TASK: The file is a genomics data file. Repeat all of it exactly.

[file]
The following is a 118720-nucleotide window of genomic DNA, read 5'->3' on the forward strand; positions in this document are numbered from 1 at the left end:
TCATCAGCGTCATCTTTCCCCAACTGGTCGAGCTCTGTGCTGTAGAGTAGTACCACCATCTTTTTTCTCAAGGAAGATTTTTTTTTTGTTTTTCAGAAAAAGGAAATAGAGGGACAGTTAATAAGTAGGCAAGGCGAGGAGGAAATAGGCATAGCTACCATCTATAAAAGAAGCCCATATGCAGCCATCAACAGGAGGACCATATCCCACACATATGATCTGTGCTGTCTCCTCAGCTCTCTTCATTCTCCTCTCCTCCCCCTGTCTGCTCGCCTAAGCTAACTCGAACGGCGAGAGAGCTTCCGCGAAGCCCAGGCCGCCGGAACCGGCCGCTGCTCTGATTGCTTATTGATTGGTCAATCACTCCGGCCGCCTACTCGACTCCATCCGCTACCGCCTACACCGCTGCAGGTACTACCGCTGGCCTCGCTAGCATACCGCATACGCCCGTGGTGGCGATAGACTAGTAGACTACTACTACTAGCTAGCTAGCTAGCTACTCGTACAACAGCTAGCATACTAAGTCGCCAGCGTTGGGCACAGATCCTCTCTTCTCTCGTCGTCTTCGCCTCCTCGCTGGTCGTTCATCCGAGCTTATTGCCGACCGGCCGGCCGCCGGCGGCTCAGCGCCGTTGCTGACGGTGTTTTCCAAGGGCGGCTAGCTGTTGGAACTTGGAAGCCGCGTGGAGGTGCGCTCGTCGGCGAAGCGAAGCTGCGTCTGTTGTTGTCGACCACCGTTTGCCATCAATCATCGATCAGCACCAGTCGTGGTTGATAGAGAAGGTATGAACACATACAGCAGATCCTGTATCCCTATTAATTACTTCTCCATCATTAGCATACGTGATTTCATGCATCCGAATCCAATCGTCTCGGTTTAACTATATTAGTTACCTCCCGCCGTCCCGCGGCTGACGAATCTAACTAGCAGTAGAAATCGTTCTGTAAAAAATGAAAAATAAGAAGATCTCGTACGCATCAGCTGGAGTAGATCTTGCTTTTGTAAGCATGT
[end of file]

The following is a 118720-nucleotide window of genomic DNA, read 5'->3' on the forward strand; positions in this document are numbered from 1 at the left end:
TCATCAGCGTCATCTTTCCCCAACTGGTCGAGCTCTGTGCTGTAGAGTAGTACCACCATCTTTTTTCTCAAGGAAGATTTTTTTTTTGTTTTTCAGAAAAAGGAAATAGAGGGACAGTTAATAAGTAGGCAAGGCGAGGAGGAAATAGGCATAGCTACCATCTATAAAAGAAGCCCATATGCAGCCATCAACAGGAGGACCATATCCCACACATATGATCTGTGCTGTCTCCTCAGCTCTCTTCATTCTCCTCTCCTCCCCCTGTCTGCTCGCCTAAGCTAACTCGAACGGCGAGAGAGCTTCCGCGAAGCCCAGGCCGCCGGAACCGGCCGCTGCTCTGATTGCTTATTGATTGGTCAATCACTCCGGCCGCCTACTCGACTCCATCCGCTACCGCCTACACCGCTGCAGGTACTACCGCTGGCCTCGCTAGCATACCGCATACGCCCGTGGTGGCGATAGACTAGTAGACTACTACTACTAGCTAGCTAGCTAGCTACTCGTACAACAGCTAGCATACTAAGTCGCCAGCGTTGGGCACAGATCCTCTCTTCTCTCGTCGTCTTCGCCTCCTCGCTGGTCGTTCATCCGAGCTTATTGCCGACCGGCCGGCCGCCGGCGGCTCAGCGCCGTTGCTGACGGTGTTTTCCAAGGGCGGCTAGCTGTTGGAACTTGGAAGCCGCGTGGAGGTGCGCTCGTCGGCGAAGCGAAGCTGCGTCTGTTGTTGTCGACCACCGTTTGCCATCAATCATCGATCAGCACCAGTCGTGGTTGATAGAGAAGGTATGAACACATACAGCAGATCCTGTATCCCTATTAATTACTTCTCCATCATTAGCATACGTGATTTCATGCATCCGAATCCAATCGTCTCGGTTTAACTATATTAGTTACCTCCCGCCGTCCCGCGGCTGACGAATCTAACTAGCAGTAGAAATCGTTCTGTAAAAAATGAAAAATAAGAAGATCTCGTACGCATCAGCTGGAGTAGATCTTGCTTTTGTAAGCATGT